University of Baghdad
College of Education (Ibn-Rushd)
French Revolution in Wordsworth poetry
A research paper presented by M. A. student Othman A. Marzouq to Dr. Saad Najim .
The French Revolution in Wordsworth poetry
The impact of the French Revolution upon English poets, and especially Wordsworth, is well known. Wordsworth’s Prelude , which was begun in 1798 appeared only after Wordsworth’s death, is an account not only of a poet’s coming of age, but also of his disillusionment with the radical political causes that propelled the unexpected violence following from the first revolutionary acts that culminated in the execution of Louis XVI and Marie Antoinette. Writing The Prelude in 1798, Wordsworth expresses the ecstasy he and his contemporaries felt "When Reason seemed the most to assert her rights / A prime enchanter to assist the work / Which then was going forward in her name" . These hopes were dashed, when, as Wordsworth writes, revolutionaries "now, become oppressors in their turn, / Frenchmen had changed a war of self-defense / For one of conquest, losing sight of all / Which they had struggled for". A year after Wordsworth began to write The Prelude, notes Simon Bainbridge: Coleridge [wrote] to his friend and fellow poet Wordsworth identifying the Revolution as the theme for the era’s definitive poem, writing . . . that "I wish you would write a poem, in blank verse, addressed to those who, in consequence of the complete failure of the French Revolution, have thrown up all hopes of the amelioration of mankind. . . . It would do great good". It was, Bainbridge further notes, Coleridge’s urgings that "informed Wordsworth’s examination of the Revolution’s impact in The Prelude and The Excursion . . . but poems on the events in France had begun to appear very quickly". The early period of the Revolution appeared to the English poets as the realization of a poetic ideal. When reflecting in The Prelude on his visit to France in 1790, Wordsworth famously writes that the period was "a time when Europe was rejoiced, / France standing on top of golden hours, / And human nature seeming born again". "It was in such millennial terms," writes Bainbridge, that many poets responded to events in the early years of the decade, understanding these events through biblical [eyes] . . . as the second coming of Christ, bringing about the end to the old world and the creation of a new one. Referencing M. H. Abrams influential essay, "English Romanticism: The Spirit of the Age" (1984), Bainbridge acknowledges that the increasingly violent disasters overtaking the revolutionary movement caused poets such as Coleridge, Southey, and Wordsworth to recast the notion of revolution, not as a political project to be enacted in reality, but as a personally transformative endeavor undertaken within the individual imagination . For the English poets writing at the turn of the century, Abrams states, "hope is shifted from the history of mankind to the mind of a single individual, from militant external action to an imaginative act".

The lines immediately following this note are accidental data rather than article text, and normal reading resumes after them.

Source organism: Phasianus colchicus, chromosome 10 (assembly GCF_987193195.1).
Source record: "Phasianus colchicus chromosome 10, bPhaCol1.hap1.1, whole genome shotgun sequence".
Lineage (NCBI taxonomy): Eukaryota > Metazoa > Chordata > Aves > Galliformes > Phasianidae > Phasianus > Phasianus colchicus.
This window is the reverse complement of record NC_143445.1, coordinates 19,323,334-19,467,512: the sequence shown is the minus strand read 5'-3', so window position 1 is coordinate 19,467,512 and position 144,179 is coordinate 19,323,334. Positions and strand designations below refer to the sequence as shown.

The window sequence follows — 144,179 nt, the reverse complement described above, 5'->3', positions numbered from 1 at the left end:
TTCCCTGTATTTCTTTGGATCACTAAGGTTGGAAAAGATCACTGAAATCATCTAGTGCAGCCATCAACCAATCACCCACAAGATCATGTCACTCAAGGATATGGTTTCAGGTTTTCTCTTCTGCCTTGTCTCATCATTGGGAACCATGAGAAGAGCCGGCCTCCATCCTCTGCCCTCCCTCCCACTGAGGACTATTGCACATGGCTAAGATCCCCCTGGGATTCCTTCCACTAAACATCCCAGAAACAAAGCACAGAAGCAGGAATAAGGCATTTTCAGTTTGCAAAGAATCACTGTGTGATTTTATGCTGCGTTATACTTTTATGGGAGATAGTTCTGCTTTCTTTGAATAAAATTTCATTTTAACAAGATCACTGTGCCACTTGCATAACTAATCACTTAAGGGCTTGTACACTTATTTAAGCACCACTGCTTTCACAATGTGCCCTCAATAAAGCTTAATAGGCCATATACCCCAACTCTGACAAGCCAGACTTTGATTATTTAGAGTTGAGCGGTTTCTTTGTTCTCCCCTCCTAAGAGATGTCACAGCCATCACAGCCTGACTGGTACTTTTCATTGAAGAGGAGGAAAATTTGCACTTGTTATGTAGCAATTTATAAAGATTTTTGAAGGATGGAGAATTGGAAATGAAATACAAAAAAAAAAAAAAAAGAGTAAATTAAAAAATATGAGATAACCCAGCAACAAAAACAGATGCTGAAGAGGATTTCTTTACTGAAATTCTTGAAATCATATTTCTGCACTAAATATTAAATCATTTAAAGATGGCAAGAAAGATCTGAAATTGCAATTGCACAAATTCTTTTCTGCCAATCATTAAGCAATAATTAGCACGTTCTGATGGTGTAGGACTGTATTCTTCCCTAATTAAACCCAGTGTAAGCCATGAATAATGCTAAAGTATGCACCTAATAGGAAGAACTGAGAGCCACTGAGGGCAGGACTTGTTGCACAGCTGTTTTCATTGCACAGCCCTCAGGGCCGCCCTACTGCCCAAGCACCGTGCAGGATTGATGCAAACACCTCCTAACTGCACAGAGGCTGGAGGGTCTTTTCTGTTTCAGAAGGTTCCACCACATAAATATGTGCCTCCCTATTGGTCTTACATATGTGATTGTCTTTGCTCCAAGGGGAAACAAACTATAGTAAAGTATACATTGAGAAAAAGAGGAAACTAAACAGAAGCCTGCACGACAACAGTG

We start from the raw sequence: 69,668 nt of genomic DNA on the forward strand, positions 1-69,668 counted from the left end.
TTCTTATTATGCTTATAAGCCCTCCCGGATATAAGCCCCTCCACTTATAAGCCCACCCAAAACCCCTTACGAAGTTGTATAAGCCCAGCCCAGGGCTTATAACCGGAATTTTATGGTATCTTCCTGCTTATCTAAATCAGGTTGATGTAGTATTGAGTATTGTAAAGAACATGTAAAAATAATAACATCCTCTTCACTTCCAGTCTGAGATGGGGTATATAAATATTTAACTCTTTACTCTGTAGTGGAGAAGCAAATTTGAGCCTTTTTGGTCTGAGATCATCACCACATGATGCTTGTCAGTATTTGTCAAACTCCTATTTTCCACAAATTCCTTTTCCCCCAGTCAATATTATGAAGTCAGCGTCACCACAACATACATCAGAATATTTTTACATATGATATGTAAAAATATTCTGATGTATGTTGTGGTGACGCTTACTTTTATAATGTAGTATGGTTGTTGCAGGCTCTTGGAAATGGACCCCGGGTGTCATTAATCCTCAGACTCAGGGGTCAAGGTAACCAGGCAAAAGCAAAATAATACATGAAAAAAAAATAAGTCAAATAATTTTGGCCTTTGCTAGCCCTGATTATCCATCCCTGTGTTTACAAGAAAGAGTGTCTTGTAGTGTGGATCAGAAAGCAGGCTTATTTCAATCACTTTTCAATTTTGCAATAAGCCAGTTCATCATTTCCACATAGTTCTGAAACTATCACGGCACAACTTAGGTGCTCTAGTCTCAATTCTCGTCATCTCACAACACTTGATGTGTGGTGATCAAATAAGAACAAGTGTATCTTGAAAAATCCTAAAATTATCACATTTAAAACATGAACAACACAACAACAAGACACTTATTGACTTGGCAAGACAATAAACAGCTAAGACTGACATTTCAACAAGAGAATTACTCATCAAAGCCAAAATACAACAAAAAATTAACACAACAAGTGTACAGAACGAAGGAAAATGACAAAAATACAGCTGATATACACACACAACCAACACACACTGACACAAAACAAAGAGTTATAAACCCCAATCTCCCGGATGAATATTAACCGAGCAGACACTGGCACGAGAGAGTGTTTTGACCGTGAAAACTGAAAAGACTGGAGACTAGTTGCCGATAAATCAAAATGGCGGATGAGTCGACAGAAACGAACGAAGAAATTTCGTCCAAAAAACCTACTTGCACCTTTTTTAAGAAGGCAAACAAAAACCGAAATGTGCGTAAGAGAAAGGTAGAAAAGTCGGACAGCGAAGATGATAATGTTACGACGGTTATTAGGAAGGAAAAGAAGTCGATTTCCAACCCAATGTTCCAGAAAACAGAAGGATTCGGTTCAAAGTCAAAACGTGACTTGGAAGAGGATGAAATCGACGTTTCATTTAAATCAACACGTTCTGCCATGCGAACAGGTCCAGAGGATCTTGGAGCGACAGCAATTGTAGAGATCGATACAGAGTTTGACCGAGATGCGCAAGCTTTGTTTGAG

Wordsworth actually lived in France during some of the most stirring scene of the new order .he became a convinced revolutionist and was eager to join the Girondists. (Sampson, 1975, p.476)
William Wordsworth’s attitudes to the French Revolution underwent significant changes during his two visits to France. His differing views of the Revolution were motivated by the fact that that he visited revolutionary France in slightly different periods. Wordsworth visited France for the first time in 1790. At that time France celebrated the first anniversary of the fall of Bastille. During his first visit Wordsworth did not experience any significant political event of the period. On the other hand, during his second visit in 1791-92, the situation in France was quite different. Politics in France became quite complicated as several political...
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